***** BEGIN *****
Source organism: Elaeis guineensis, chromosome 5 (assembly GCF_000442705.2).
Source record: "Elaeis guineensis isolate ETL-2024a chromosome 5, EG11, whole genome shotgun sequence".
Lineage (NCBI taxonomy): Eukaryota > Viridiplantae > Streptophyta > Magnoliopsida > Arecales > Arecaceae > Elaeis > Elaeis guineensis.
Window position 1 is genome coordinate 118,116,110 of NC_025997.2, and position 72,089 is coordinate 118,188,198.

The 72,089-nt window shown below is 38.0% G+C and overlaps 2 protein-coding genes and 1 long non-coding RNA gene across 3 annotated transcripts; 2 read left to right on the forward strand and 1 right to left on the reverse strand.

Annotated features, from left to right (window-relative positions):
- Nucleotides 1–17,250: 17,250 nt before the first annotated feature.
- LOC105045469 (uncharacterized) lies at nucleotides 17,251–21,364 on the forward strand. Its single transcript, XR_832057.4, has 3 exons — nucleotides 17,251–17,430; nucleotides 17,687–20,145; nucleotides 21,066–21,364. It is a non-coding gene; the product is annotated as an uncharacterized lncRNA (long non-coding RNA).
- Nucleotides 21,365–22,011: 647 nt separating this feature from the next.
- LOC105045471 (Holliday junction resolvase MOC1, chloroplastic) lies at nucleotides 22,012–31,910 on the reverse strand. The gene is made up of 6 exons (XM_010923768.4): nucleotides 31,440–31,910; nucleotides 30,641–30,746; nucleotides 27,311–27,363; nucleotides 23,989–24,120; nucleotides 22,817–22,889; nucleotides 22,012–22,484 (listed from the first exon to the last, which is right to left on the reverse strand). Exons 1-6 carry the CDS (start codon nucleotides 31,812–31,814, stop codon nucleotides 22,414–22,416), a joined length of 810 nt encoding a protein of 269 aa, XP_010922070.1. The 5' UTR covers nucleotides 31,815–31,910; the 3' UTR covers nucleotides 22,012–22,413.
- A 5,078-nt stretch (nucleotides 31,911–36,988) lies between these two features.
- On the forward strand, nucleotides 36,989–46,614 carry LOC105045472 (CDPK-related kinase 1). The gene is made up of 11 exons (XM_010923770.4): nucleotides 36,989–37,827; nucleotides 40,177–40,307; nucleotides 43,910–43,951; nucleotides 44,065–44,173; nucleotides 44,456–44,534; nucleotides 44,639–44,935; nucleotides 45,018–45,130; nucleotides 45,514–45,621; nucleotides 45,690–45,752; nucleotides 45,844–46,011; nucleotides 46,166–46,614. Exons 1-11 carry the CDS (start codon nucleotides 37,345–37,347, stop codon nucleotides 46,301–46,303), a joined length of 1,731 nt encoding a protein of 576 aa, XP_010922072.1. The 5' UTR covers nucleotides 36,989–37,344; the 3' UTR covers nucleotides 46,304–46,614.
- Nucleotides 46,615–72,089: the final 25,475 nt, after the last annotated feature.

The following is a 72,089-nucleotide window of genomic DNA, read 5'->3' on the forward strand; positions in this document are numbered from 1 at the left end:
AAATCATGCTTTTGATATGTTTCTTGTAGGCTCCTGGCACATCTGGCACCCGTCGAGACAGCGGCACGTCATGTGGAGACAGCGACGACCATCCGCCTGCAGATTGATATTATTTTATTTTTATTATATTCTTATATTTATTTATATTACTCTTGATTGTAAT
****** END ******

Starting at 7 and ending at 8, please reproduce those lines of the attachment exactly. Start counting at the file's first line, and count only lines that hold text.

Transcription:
- Nucleotides 1–17,250: 17,250 nt before the first annotated feature.
- LOC105045469 (uncharacterized) lies at nucleotides 17,251–21,364 on the forward strand. Its single transcript, XR_832057.4, has 3 exons — nucleotides 17,251–17,430; nucleotides 17,687–20,145; nucleotides 21,066–21,364. It is a non-coding gene; the product is annotated as an uncharacterized lncRNA (long non-coding RNA).